Jianyuan (Yuan) Hua, FDA Regulatory and Compliance Associate in New York, contributed to the drafting of this post.
On Tuesday, December 14, 2021, the U.S. Food and Drug Administration (FDA) hosted a webinar discussing the final rule, Medical Device De Novo Classification Process, and associated guidance document updates. The final rule, which will take effect on January 3, 2022, codifies the medical device De Novo classification process by adding new regulations at 21 CFR Part 860, Subpart D. Dr. Peter Yang, De Novo Program Lead at the FDA Center for Devices and Radiological Health (CDRH), led the webinar. Dr. Yang described the new De Novo regulations, explained how the regulations may or may not change the current De Novo review process, and answered questions from various interested parties.
A De Novo request is a type of premarket submission, requesting the FDA to classify a novel device into class 1 or class 2 based on a determination of reasonable assurance of safety and effectiveness (RASE). If the De Novo request is granted, the FDA creates a new classification regulation and the De Novo device can serve as the first predicate device of its kind. Subsequent requests will be a 510(k). While the final rule largely reflects the current review process, the FDA highlighted a few areas that stakeholders might be interested in.
- Refuse-to-Accept (RTA) Checklist. The most significant change is the updated acceptance checklist. 21 CFR 862.220 lists the De Novo request content, and 21 CFR 862.230 provides the acceptance review process. The current RTA checklist includes two parts: a required checklist (Appendix A) and a recommended checklist (Appendix B). With this new regulation, almost all the elements from Appendix A and Appendix B are now required elements. Specifically, the new checklists add items such as prior submission, classification summary (eligibility analysis), and device labeling. The FDA will perform an acceptance review within 15 days of receipt. The file is automatically accepted if the acceptance review is not performed.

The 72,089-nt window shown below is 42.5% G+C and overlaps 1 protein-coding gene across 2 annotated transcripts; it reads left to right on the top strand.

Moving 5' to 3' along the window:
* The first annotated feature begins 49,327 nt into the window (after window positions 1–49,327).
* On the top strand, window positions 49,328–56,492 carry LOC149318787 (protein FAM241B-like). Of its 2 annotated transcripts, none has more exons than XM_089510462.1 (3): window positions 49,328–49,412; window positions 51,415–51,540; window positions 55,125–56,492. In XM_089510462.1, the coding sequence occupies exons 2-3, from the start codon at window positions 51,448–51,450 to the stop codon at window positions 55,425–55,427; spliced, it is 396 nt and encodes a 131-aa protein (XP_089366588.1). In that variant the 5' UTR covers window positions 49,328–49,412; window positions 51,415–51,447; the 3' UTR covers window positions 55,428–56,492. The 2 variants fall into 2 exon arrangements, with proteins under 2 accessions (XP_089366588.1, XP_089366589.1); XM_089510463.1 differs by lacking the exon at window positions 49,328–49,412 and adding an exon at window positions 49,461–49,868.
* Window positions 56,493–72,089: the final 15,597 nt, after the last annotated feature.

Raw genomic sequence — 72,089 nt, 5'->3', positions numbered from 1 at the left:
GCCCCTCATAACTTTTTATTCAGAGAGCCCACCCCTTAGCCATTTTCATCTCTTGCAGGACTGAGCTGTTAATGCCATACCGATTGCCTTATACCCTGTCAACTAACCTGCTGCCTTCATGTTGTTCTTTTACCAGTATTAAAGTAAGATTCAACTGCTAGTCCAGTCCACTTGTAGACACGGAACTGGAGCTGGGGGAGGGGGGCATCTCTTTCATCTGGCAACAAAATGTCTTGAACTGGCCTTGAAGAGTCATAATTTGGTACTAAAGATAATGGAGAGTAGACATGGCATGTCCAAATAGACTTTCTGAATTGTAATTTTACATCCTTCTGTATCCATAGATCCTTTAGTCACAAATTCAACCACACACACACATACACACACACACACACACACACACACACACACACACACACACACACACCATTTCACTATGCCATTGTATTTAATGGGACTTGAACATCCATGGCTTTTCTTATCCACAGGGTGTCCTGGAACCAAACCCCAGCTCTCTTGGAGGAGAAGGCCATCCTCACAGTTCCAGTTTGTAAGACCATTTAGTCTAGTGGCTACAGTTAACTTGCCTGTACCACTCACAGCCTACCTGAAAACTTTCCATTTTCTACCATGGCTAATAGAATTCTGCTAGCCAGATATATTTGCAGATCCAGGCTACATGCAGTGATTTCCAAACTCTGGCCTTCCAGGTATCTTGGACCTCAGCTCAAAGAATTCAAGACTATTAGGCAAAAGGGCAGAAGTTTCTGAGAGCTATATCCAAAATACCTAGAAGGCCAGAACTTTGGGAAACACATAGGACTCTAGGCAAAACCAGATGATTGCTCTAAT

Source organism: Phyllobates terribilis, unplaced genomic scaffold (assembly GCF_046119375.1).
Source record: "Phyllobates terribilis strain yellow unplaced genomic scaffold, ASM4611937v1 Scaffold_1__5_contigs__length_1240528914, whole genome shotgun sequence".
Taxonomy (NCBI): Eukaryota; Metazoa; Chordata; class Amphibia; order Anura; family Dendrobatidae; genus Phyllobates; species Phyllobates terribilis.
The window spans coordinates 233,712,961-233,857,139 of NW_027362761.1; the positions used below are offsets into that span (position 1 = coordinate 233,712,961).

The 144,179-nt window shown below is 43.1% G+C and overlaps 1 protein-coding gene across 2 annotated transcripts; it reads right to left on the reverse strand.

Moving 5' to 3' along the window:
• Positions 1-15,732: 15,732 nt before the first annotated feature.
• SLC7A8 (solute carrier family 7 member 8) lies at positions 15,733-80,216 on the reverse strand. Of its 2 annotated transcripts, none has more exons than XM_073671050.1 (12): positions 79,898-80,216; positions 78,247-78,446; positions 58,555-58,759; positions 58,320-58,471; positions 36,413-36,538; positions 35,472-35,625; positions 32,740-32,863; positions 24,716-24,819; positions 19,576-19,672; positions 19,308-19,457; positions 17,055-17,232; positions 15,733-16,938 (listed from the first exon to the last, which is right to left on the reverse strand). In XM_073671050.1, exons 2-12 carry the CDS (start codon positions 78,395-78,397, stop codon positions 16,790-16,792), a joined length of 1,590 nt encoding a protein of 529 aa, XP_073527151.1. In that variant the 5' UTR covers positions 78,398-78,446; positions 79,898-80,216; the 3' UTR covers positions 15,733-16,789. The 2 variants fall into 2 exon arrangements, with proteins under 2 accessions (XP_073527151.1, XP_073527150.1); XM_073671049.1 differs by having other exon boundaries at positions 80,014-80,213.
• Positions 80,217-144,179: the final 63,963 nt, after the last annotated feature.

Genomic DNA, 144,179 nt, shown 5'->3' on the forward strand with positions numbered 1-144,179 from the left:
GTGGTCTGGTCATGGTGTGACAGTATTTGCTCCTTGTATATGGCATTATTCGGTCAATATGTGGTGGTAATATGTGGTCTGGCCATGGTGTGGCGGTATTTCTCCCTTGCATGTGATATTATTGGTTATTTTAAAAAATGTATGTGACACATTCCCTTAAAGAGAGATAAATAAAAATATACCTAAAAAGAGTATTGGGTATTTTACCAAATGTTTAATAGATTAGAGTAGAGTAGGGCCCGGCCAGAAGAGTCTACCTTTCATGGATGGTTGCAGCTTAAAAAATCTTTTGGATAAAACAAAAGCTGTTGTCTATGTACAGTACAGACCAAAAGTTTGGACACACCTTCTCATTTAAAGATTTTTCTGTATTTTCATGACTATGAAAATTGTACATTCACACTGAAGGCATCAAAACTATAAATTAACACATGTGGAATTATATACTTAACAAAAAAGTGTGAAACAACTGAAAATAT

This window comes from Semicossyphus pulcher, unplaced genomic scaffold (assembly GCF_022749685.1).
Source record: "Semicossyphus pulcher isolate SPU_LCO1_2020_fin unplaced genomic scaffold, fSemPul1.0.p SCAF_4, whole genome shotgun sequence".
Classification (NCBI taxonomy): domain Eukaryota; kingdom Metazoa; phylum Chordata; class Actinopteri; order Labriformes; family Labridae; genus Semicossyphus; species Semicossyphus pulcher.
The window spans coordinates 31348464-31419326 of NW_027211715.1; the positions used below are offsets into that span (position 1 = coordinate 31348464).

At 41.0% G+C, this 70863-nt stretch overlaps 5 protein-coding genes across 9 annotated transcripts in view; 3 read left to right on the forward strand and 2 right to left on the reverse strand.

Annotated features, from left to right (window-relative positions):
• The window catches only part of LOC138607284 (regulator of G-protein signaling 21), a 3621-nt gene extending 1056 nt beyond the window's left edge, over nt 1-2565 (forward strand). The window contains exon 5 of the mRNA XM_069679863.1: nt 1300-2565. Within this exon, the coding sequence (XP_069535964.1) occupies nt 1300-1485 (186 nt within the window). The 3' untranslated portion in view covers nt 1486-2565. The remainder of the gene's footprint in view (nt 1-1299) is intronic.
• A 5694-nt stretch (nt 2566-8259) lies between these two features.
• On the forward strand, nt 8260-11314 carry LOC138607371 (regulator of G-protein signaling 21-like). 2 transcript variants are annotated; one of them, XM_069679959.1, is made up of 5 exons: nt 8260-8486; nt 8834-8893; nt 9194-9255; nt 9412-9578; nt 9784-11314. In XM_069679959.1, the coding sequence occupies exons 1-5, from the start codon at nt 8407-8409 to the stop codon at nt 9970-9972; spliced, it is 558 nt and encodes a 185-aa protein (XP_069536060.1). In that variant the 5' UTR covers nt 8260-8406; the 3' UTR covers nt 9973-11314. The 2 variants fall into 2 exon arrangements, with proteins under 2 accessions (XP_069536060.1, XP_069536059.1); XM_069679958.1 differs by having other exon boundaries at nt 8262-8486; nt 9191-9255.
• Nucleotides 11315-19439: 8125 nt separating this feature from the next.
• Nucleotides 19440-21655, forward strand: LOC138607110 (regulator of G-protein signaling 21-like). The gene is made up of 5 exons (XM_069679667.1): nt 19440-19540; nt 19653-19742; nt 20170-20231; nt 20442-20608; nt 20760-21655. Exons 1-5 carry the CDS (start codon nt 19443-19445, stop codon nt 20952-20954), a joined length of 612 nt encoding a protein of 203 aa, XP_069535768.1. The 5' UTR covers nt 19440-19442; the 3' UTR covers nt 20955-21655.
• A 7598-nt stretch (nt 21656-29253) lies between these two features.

- Classification Procedure. The FDA aims to meet three goals when reviewing a De Novo request: (1) determining if the probable benefits outweigh the probable risk, (2) identifying probable risks to health for the device/product, and (3) based on the risks to health, determining the level of regulatory controls needed to mitigate the risk. If the FDA concludes that either general controls or both general and special controls will provide a reasonable assurance of safety and effectiveness, a De Novo request will be granted. The entire review will take 150 FDA days, a performance goal set by MDUFA IV, which is different than the statutory deadline of 120 FDA days.
- Premarket Manufacturing Inspection. The final rule gives the FDA a new authority to conduct premarket manufacturing inspection, codified in 21 CFR 860.240. The FDA clarifies that the inspection will only affect “a small percentage” of De Novo requests and is limited to (1) data integrity concerns and (2) quality system regulation when devices have critical or novel manufacturing processes that may affect the safety and effectiveness of the product. For example, if a device proposes to use a novel sterilization technique, the FDA might want to inspect the facility to understand how the sterilization process functions. The sponsors will receive notification prior to any inspections with no specific timeframe.
- Marketing Language. It is important to remember that a De Novo request is not a premarket approval (PMA) and is not subject to the same approval requirements as in a PMA. The FDA recommended De Novo marketing language includes “granted De Novo,” “De Novo is granted,” or “granted marketing authorization.” Similar to other non-PMA devices, the FDA does not recommend “FDA approved” for De Novo devices.